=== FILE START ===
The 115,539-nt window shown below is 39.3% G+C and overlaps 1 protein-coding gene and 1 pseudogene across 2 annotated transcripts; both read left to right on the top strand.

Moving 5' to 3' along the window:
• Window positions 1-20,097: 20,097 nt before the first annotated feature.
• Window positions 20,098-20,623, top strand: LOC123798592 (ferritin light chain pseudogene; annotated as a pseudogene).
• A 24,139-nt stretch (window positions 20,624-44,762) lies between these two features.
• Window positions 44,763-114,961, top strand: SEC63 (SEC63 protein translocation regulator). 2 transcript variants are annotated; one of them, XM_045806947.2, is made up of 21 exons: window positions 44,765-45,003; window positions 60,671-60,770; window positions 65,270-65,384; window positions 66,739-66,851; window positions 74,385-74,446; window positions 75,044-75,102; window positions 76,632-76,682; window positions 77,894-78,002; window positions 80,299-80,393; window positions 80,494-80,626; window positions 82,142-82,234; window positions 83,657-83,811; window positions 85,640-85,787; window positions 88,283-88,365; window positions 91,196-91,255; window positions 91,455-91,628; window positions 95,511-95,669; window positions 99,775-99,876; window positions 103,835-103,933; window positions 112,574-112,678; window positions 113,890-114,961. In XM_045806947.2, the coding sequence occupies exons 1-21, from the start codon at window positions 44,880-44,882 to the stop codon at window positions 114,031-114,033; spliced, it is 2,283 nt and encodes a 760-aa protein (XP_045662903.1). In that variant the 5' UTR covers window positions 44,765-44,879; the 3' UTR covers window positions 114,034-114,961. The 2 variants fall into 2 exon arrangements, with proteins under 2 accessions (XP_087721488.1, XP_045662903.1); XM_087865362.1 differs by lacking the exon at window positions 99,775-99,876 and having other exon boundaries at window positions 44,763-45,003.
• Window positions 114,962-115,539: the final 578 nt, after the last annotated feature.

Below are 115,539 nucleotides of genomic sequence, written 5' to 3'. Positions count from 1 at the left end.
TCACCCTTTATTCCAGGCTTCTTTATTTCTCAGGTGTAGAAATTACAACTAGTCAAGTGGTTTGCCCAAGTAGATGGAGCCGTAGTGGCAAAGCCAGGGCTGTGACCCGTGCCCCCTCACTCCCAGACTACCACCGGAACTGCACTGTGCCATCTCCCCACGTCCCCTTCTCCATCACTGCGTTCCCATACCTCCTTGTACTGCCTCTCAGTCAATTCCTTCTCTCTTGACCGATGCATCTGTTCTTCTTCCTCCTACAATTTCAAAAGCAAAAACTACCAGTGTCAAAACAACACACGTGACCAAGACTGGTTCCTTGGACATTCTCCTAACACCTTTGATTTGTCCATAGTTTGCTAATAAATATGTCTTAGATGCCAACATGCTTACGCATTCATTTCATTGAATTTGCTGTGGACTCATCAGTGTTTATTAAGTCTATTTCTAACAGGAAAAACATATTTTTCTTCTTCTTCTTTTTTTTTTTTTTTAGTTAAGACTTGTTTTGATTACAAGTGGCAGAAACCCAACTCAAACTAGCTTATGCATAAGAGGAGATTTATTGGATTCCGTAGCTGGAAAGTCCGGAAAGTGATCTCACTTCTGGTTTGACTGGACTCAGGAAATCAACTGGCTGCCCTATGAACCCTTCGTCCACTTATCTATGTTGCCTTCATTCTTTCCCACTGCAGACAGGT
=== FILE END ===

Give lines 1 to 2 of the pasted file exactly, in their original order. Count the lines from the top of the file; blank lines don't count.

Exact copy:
The 115,539-nt window shown below is 39.3% G+C and overlaps 1 protein-coding gene and 1 pseudogene across 2 annotated transcripts; both read left to right on the top strand.

Moving 5' to 3' along the window: